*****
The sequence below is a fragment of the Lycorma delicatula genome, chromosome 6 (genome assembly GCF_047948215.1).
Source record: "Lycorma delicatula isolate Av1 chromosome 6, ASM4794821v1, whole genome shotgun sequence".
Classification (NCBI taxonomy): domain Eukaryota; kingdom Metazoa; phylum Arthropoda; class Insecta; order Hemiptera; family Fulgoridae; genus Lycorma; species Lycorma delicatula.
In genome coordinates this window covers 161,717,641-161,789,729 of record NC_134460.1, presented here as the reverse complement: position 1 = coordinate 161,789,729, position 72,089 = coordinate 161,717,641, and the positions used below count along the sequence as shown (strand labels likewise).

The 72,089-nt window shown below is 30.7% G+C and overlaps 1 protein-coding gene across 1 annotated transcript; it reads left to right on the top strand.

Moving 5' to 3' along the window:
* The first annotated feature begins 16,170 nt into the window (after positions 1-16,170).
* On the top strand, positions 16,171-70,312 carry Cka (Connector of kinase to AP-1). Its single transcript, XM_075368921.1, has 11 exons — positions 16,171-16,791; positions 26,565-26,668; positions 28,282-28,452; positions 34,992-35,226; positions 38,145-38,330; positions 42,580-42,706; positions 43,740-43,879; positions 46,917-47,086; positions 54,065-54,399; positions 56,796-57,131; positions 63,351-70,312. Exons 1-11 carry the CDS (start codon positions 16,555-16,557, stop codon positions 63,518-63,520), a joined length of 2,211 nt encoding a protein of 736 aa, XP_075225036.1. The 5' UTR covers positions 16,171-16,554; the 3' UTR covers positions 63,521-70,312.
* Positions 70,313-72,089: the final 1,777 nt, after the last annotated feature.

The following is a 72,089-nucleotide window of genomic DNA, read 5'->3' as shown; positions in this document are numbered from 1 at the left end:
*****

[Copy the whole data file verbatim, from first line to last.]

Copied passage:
The sequence below is a fragment of the Lycorma delicatula genome, chromosome 6 (genome assembly GCF_047948215.1).
Source record: "Lycorma delicatula isolate Av1 chromosome 6, ASM4794821v1, whole genome shotgun sequence".
Classification (NCBI taxonomy): domain Eukaryota; kingdom Metazoa; phylum Arthropoda; class Insecta; order Hemiptera; family Fulgoridae; genus Lycorma; species Lycorma delicatula.
In genome coordinates this window covers 161,717,641-161,789,729 of record NC_134460.1, presented here as the reverse complement: position 1 = coordinate 161,789,729, position 72,089 = coordinate 161,717,641, and the positions used below count along the sequence as shown (strand labels likewise).

The 72,089-nt window shown below is 30.7% G+C and overlaps 1 protein-coding gene across 1 annotated transcript; it reads left to right on the top strand.

Moving 5' to 3' along the window:
* The first annotated feature begins 16,170 nt into the window (after positions 1-16,170).
* On the top strand, positions 16,171-70,312 carry Cka (Connector of kinase to AP-1). Its single transcript, XM_075368921.1, has 11 exons — positions 16,171-16,791; positions 26,565-26,668; positions 28,282-28,452; positions 34,992-35,226; positions 38,145-38,330; positions 42,580-42,706; positions 43,740-43,879; positions 46,917-47,086; positions 54,065-54,399; positions 56,796-57,131; positions 63,351-70,312. Exons 1-11 carry the CDS (start codon positions 16,555-16,557, stop codon positions 63,518-63,520), a joined length of 2,211 nt encoding a protein of 736 aa, XP_075225036.1. The 5' UTR covers positions 16,171-16,554; the 3' UTR covers positions 63,521-70,312.
* Positions 70,313-72,089: the final 1,777 nt, after the last annotated feature.

The following is a 72,089-nucleotide window of genomic DNA, read 5'->3' as shown; positions in this document are numbered from 1 at the left end: